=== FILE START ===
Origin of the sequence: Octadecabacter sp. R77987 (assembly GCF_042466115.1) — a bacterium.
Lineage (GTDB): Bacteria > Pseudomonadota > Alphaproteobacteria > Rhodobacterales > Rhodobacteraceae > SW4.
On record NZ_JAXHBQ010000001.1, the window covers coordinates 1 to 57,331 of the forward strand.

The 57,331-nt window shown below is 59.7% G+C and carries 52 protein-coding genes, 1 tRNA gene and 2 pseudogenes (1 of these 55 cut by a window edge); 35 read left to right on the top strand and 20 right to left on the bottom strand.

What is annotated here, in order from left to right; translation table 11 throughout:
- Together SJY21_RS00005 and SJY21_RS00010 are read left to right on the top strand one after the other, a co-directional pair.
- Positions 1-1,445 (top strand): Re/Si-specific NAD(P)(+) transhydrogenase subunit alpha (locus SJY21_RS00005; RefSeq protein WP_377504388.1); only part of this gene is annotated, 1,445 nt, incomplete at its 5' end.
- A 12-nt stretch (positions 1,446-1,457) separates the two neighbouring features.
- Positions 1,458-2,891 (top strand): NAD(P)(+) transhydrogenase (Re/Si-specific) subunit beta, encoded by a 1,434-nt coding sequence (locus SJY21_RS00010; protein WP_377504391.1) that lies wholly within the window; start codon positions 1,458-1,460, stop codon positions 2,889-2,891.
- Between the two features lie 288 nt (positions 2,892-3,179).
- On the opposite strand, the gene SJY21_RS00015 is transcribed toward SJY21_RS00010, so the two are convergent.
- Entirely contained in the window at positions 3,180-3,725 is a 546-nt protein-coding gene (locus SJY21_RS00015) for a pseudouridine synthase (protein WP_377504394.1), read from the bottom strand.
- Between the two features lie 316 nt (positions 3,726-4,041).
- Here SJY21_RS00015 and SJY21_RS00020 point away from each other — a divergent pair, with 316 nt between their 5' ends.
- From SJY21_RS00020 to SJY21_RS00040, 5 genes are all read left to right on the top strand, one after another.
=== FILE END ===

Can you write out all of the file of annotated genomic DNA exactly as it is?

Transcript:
Origin of the sequence: Octadecabacter sp. R77987 (assembly GCF_042466115.1) — a bacterium.
Lineage (GTDB): Bacteria > Pseudomonadota > Alphaproteobacteria > Rhodobacterales > Rhodobacteraceae > SW4.
On record NZ_JAXHBQ010000001.1, the window covers coordinates 1 to 57,331 of the forward strand.

The 57,331-nt window shown below is 59.7% G+C and carries 52 protein-coding genes, 1 tRNA gene and 2 pseudogenes (1 of these 55 cut by a window edge); 35 read left to right on the top strand and 20 right to left on the bottom strand.

What is annotated here, in order from left to right; translation table 11 throughout:
- Together SJY21_RS00005 and SJY21_RS00010 are read left to right on the top strand one after the other, a co-directional pair.
- Positions 1-1,445 (top strand): Re/Si-specific NAD(P)(+) transhydrogenase subunit alpha (locus SJY21_RS00005; RefSeq protein WP_377504388.1); only part of this gene is annotated, 1,445 nt, incomplete at its 5' end.
- A 12-nt stretch (positions 1,446-1,457) separates the two neighbouring features.
- Positions 1,458-2,891 (top strand): NAD(P)(+) transhydrogenase (Re/Si-specific) subunit beta, encoded by a 1,434-nt coding sequence (locus SJY21_RS00010; protein WP_377504391.1) that lies wholly within the window; start codon positions 1,458-1,460, stop codon positions 2,889-2,891.
- Between the two features lie 288 nt (positions 2,892-3,179).
- On the opposite strand, the gene SJY21_RS00015 is transcribed toward SJY21_RS00010, so the two are convergent.
- Entirely contained in the window at positions 3,180-3,725 is a 546-nt protein-coding gene (locus SJY21_RS00015) for a pseudouridine synthase (protein WP_377504394.1), read from the bottom strand.
- Between the two features lie 316 nt (positions 3,726-4,041).
- Here SJY21_RS00015 and SJY21_RS00020 point away from each other — a divergent pair, with 316 nt between their 5' ends.
- From SJY21_RS00020 to SJY21_RS00040, 5 genes are all read left to right on the top strand, one after another.